3D Printing Features You Might Have Missed
You might think you are pretty savy where 3D printing is concerned, but the technology has come to accomplish a lot more than you think. Here are some amazing developments in the technology.
Budget 3D printers can produce solid metal parts. Metal is much sought-after material in 3D printing and many ways has this been done already. However, it needs a company to do this and not for your regular budget 3D printer. Hence, even for small metal parts the price is very hefty. There are only a few options for direct metal 3D printing but most require extremely high temperatures or high-power lasers. Full-metal parts using a low-cost printer is possible using a process called lost PLA casting. The object is formed into a molded plaster, the plastic is burned out in a very hot furnace, then melted metal is poured into the plaster mold. After cooling, the object is removed and polished.
3D printers can produce iridescent surfaces. Molten plastic is deposited on a diffraction grating surface of the object (diffraction gratings are tiny optical elements that can redirect and separate light into various colors). The molten plastic conforms to the surface, making a reverse copy of the grating. This technique has been used both with diffraction grating film and CDs with the foil layer removed.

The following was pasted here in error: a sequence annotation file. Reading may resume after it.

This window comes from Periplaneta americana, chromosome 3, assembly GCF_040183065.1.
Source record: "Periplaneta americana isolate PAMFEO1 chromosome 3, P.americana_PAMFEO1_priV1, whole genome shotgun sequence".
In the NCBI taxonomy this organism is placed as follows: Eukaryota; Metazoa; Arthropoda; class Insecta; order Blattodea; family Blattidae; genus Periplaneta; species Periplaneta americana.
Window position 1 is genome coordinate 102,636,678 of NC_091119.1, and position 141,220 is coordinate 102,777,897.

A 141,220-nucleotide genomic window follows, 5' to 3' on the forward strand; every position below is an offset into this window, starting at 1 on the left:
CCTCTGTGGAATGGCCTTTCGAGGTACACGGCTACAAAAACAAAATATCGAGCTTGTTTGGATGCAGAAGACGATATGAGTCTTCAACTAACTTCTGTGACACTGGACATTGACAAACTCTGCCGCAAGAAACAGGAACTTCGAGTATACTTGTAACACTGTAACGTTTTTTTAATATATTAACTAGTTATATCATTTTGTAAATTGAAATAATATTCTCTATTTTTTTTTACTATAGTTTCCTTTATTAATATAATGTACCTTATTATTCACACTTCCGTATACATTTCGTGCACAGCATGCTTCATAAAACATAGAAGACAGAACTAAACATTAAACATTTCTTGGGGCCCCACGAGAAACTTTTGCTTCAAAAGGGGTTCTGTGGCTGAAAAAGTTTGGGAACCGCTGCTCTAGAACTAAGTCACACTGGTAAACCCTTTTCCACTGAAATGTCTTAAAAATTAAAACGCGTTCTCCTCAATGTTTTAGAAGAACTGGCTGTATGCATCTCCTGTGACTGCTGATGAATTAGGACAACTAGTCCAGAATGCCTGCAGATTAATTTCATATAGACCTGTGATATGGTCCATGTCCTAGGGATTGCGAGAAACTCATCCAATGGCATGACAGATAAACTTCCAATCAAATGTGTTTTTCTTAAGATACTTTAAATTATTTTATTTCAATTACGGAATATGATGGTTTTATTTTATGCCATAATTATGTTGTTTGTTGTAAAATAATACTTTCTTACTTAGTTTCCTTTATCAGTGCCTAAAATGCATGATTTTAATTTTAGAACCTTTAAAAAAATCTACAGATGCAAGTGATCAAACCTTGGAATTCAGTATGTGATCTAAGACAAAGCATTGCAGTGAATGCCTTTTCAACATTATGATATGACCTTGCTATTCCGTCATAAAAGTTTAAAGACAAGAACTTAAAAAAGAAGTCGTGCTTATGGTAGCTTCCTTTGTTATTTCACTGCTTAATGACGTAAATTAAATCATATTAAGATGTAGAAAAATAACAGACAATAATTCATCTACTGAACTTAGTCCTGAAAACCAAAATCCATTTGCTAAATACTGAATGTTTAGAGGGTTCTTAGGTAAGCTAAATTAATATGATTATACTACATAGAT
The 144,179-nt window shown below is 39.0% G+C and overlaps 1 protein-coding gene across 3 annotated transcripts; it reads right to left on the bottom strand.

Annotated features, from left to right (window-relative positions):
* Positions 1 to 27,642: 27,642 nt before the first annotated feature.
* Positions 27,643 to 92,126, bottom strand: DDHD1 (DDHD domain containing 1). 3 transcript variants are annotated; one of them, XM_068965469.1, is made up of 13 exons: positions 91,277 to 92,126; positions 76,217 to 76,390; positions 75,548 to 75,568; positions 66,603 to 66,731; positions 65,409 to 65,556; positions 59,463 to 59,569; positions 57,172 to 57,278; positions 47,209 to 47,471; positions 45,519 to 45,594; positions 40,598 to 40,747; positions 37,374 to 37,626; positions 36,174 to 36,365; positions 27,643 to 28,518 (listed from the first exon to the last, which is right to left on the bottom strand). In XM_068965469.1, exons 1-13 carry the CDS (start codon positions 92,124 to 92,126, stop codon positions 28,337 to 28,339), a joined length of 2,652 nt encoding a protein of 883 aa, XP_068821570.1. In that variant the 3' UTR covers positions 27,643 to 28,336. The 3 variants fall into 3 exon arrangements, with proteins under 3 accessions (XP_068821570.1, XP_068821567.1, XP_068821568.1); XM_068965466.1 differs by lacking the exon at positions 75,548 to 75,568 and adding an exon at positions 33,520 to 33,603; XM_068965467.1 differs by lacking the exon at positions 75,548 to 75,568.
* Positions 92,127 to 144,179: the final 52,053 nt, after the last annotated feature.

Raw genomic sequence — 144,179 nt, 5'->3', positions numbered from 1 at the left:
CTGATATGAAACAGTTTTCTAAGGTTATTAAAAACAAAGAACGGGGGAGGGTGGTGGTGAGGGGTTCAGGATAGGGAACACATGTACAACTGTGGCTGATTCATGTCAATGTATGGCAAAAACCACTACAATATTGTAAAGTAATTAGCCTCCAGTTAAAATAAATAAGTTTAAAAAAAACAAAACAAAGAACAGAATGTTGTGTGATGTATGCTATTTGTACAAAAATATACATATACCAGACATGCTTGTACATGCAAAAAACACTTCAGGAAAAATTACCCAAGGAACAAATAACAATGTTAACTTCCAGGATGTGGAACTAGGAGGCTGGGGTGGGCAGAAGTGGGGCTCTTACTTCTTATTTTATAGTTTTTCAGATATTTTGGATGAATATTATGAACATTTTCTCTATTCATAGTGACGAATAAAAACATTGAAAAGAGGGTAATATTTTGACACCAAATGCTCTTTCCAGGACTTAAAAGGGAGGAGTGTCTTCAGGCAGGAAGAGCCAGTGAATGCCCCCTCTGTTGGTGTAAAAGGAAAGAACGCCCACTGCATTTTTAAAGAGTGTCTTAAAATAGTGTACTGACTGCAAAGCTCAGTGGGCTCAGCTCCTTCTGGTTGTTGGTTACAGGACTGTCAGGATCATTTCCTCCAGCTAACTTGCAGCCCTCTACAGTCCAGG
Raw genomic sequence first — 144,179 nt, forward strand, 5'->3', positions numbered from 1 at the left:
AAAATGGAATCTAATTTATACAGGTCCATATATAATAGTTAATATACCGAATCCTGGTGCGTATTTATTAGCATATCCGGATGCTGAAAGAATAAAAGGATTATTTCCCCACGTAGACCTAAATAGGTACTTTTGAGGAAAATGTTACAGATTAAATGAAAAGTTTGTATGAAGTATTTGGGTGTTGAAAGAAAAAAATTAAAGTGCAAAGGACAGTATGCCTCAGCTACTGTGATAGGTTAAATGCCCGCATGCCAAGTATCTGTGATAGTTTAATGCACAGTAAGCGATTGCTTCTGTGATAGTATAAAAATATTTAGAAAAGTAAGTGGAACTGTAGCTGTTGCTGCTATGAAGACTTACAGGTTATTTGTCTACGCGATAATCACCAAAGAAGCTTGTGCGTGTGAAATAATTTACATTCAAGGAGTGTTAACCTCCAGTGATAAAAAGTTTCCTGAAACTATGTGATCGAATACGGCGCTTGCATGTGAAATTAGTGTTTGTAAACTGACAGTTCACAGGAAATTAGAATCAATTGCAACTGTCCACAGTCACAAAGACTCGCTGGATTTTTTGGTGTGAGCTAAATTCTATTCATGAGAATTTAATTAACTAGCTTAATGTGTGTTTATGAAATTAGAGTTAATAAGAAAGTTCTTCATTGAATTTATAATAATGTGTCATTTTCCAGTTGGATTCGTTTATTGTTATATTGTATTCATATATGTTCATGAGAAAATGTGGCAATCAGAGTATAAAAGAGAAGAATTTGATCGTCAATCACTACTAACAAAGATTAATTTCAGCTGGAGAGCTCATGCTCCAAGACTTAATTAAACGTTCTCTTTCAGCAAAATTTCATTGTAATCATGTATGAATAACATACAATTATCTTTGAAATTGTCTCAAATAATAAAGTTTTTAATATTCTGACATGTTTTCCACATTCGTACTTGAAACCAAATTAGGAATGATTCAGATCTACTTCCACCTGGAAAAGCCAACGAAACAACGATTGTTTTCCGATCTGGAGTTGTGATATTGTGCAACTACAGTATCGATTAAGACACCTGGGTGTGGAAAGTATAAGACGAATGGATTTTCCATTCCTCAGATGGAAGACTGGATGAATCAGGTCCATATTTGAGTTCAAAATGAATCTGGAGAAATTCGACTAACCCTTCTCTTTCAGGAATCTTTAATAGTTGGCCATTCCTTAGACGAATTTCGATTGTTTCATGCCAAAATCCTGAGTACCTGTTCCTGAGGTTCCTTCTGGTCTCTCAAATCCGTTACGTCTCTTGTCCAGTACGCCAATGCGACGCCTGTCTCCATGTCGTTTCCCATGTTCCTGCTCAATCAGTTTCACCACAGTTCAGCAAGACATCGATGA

3D printing is coming under more and more scrutiny from federal regulators. The popular technology raises questions on safety, reproducibility, and whether or not strict regulation should be placed on those who own 3D printers.Three areas are being looked at – civil liability (who is liable if a 3D printed product causes injury?), – defence (what happens when 3D printed weapons becomes legal in the US?). – in medicine (what if an implantable medical device approved by the FDA has potential flaws that could cause undue harm to a patient using it?).
3D Printing can produce amazing, even “impossible” shapes. For example, optical illusions. Such as those found in Thingiverse: Word illusion that says “black” and “white”, permanently right/left facing arrow, Penrose triangle 1 and 2, the Squarcle. They are fun, challenging and, importantly, easily printable. There are fixed optical illusions and moving optical illusions.
Other amazing things than can be 3D printed are soft robots that have soft and flexible parts, usually with embedded sensors, to replicate the function of human hands and limbs performing surgery. Also 3D printing can make water filters using the chemical properties of plastic, optimizing the quantity of fluoride. Finally, did you know can 3D printing can replicate fingerprints, potential for investigative purposes.